[SciPy-dev] sparse comments and questions

Ed Schofield edschofield@gmail....
Sun Jul 8 05:51:40 CDT 2007

On 7/8/07, Nathan Bell <wnbell@gmail.com> wrote:
> Currently the sparse matrix storage formats (e.g.  sparse.csr_matrix )
> only support integer indices ( numpy.intc ) and floating point data
> (float32, float64, complex64, and complex128).  While this addresses
> the common usage, it would be nice to support other index and data
> formats also.  For example, when using a csr_matrix to represent a
> graph the dtype is mostly irrelevant, so smaller types like uint8
> would be desirable.  Likewise, on a 64-bit machine, one might like to
> use 32-bit indices (instead of the default C-int size) to economize on
> space.
> The sparsetools routines are fully templated, so it's a simple matter
> to support the other types there.  However, I don't know whether other
> subpackages that use sparse matrices would require changes.  Any
> thoughts?

Yes, good idea. I don't imagine preserving compatibility with existing
packages would be difficult.

> I have a few other questions and comments regarding the sparse package.
> 1) Does anyone depend on the .ftype attribute of the sparse formats?
> Can it be eliminated?  If not, can it be trapped by __getattr__() so
> that it doesn't become unsynchronized from data.dtype?

As far as I'm concerned it can be eliminated. But it's been around for
years (before I started working on sparse) and I have no idea what it
does. Travis?

> 3) Should we allow modifications to CSR and CSC matrices that force
> O(N) updates/reallocations.  For instance, adding a new value into a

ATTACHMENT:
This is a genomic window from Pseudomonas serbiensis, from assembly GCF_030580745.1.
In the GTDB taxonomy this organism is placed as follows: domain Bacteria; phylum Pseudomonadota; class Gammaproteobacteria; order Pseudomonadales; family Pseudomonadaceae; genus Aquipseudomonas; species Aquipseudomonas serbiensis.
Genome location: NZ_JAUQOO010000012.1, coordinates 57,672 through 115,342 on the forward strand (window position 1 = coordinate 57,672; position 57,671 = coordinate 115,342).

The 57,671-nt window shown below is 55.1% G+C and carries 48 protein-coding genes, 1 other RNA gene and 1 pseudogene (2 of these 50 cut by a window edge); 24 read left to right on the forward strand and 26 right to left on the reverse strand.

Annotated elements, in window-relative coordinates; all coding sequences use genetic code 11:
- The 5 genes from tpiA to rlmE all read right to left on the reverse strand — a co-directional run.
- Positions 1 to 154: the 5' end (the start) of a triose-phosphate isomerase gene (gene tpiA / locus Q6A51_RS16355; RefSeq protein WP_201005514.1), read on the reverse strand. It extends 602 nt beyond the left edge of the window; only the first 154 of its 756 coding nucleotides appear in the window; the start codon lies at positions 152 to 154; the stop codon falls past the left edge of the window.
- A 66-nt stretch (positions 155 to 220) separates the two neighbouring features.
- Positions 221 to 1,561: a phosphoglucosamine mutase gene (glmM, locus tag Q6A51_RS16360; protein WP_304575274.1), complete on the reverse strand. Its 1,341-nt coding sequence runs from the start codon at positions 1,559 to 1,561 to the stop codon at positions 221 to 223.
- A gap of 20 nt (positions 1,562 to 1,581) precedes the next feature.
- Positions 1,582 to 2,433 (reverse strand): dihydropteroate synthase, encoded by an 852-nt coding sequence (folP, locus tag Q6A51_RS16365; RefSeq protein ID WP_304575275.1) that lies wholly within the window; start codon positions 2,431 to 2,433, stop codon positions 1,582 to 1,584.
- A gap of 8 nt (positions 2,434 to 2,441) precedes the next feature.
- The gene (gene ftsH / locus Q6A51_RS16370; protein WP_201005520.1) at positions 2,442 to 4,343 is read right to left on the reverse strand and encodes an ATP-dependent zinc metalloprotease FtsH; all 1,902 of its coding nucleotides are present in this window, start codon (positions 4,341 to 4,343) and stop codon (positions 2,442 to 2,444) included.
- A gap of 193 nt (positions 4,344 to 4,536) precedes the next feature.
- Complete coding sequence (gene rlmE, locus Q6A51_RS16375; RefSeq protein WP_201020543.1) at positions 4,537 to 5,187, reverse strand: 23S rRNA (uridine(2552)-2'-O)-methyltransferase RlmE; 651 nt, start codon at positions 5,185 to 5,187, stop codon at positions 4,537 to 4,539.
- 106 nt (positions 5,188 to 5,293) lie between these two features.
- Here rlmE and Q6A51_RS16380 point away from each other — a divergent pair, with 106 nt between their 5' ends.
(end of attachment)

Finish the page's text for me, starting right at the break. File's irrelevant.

> CSR matrix is essentially as expensive as building a new one from
> scratch.  Could we instead prohibit such modifications and raise an
> exception informing the user that lil_matrix is the proper format for
> such operations?  Note that changing an existing matrix value is not
> so costly (typically O(1)), so not all calls to __setitem__ would be
> banned.

Good point. There's an argument to be made for protecting users from
themselves. Might there be a need for the occasional O(N) tweak to an
existing CSR/C matrix? I don't know. I suggest we spin off this
functionality from __setitem__ into a separate module-level function
called modify_cs_matrix_for_masochists().

> 4) lil_matrix now supports more sophisticated slicing, but the
> implementation is pretty hairy and not especially fast.  Is anyone
> looking at this?  Does the slicing work correctly?  I fixed a bug
> related to negative indices, but I'm not completely confident in the
> robustness of my fix.

The implementation seems cleaner now as a result of your work. To have
more confidence in the slicing we also want more unit tests ...

> 5) Scipy's spdiags() works differently than the MATLAB version.
> Should it be changed to coincide?  If we later support a sparse
> diagonal format, should the output of spdiags change to dia_matrix
> instead of the present csc_matrix?

Yes, I think so.

> 6) When working with sparse matrices, do people expect the result to
> be of the same type?  For example, it's far more efficient to make
> transpose(csr_matrix) output a csc_matrix (as is currently done in
> SciPy) since that's a O(1) operation (as opposed to an O(n) cost
> otherwise).  So in general, should a method to return the result in
> most efficient output format, relying on the user to convert it to
> another format if so desired?  I.e. if you need a csr_matrix at a
> given point, then you should call .tocsr() to be sure.  If it's
> already a csr_matix, then no conversion will be done.

Yes, definitely.

> 7)  Where do functions that operate on sparse matrices belong?  For
> example, suppose I wrote a function to extract the lower diagonal
> entries of a matrix.  Should it be added to sparse.py (like spdiags)
> or somewhere else?

Yes, sparse.py is a good place for it.

-- Ed

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